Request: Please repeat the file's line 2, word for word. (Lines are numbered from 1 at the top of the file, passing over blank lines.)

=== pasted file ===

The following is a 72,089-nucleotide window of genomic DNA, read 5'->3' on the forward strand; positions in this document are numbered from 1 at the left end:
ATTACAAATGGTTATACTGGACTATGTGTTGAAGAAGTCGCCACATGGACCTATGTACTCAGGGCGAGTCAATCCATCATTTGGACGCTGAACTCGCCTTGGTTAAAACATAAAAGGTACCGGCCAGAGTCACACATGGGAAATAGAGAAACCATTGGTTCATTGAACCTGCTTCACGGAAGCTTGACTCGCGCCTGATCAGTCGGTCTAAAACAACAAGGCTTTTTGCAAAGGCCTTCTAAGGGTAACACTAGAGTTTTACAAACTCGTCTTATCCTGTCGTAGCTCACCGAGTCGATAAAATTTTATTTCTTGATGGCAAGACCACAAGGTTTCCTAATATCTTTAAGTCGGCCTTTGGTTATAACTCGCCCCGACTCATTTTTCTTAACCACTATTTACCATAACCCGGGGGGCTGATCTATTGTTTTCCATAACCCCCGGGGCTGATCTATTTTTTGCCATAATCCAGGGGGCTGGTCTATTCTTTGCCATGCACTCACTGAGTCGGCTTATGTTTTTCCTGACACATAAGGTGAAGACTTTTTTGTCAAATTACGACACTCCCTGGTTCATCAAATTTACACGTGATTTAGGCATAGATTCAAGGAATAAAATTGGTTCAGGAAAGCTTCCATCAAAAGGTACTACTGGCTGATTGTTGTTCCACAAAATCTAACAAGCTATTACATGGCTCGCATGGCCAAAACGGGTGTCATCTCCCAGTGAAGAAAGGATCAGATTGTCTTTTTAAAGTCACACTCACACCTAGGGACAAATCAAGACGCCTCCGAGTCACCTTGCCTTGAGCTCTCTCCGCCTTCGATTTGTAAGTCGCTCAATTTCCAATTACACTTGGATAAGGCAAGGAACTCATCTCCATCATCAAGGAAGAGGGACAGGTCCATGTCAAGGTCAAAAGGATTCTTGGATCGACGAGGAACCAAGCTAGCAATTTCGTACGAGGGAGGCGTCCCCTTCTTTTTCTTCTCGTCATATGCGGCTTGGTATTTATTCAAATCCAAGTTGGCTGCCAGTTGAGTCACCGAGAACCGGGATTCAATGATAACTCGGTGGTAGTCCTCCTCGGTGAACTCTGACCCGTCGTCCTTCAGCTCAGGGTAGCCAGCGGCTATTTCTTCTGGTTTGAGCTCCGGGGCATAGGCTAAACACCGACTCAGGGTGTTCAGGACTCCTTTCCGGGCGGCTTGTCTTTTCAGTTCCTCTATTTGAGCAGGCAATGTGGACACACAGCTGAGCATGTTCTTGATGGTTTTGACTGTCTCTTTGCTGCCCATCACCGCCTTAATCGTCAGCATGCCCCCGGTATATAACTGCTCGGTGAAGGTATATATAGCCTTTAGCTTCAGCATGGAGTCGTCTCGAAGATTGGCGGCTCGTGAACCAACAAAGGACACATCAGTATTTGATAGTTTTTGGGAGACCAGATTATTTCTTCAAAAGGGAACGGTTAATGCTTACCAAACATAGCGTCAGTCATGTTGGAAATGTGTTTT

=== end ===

ATTACAAATGGTTATACTGGACTATGTGTTGAAGAAGTCGCCACATGGACCTATGTACTCAGGGCGAGTCAATCCATCATTTGGACGCTGAACTCGCCTTGGTTAAAACATAAAAGGTACCGGCCAGAGTCACACATGGGAAATAGAGAAACCATTGGTTCATTGAACCTGCTTCACGGAAGCTTGACTCGCGCCTGATCAGTCGGTCTAAAACAACAAGGCTTTTTGCAAAGGCCTTCTAAGGGTAACACTAGAGTTTTACAAACTCGTCTTATCCTGTCGTAGCTCACCGAGTCGATAAAATTTTATTTCTTGATGGCAAGACCACAAGGTTTCCTAATATCTTTAAGTCGGCCTTTGGTTATAACTCGCCCCGACTCATTTTTCTTAACCACTATTTACCATAACCCGGGGGGCTGATCTATTGTTTTCCATAACCCCCGGGGCTGATCTATTTTTTGCCATAATCCAGGGGGCTGGTCTATTCTTTGCCATGCACTCACTGAGTCGGCTTATGTTTTTCCTGACACATAAGGTGAAGACTTTTTTGTCAAATTACGACACTCCCTGGTTCATCAAATTTACACGTGATTTAGGCATAGATTCAAGGAATAAAATTGGTTCAGGAAAGCTTCCATCAAAAGGTACTACTGGCTGATTGTTGTTCCACAAAATCTAACAAGCTATTACATGGCTCGCATGGCCAAAACGGGTGTCATCTCCCAGTGAAGAAAGGATCAGATTGTCTTTTTAAAGTCACACTCACACCTAGGGACAAATCAAGACGCCTCCGAGTCACCTTGCCTTGAGCTCTCTCCGCCTTCGATTTGTAAGTCGCTCAATTTCCAATTACACTTGGATAAGGCAAGGAACTCATCTCCATCATCAAGGAAGAGGGACAGGTCCATGTCAAGGTCAAAAGGATTCTTGGATCGACGAGGAACCAAGCTAGCAATTTCGTACGAGGGAGGCGTCCCCTTCTTTTTCTTCTCGTCATATGCGGCTTGGTATTTATTCAAATCCAAGTTGGCTGCCAGTTGAGTCACCGAGAACCGGGATTCAATGATAACTCGGTGGTAGTCCTCCTCGGTGAACTCTGACCCGTCGTCCTTCAGCTCAGGGTAGCCAGCGGCTATTTCTTCTGGTTTGAGCTCCGGGGCATAGGCTAAACACCGACTCAGGGTGTTCAGGACTCCTTTCCGGGCGGCTTGTCTTTTCAGTTCCTCTATTTGAGCAGGCAATGTGGACACACAGCTGAGCATGTTCTTGATGGTTTTGACTGTCTCTTTGCTGCCCATCACCGCCTTAATCGTCAGCATGCCCCCGGTATATAACTGCTCGGTGAAGGTATATATAGCCTTTAGCTTCAGCATGGAGTCGTCTCGAAGATTGGCGGCTCGTGAACCAACAAAGGACACATCAGTATTTGATAGTTTTTGGGAGACCAGATTATTTCTTCAAAAGGGAACGGTTAATGCTTACCAAACATAGCGTCAGTCATGTTGGAAATGTGTTTT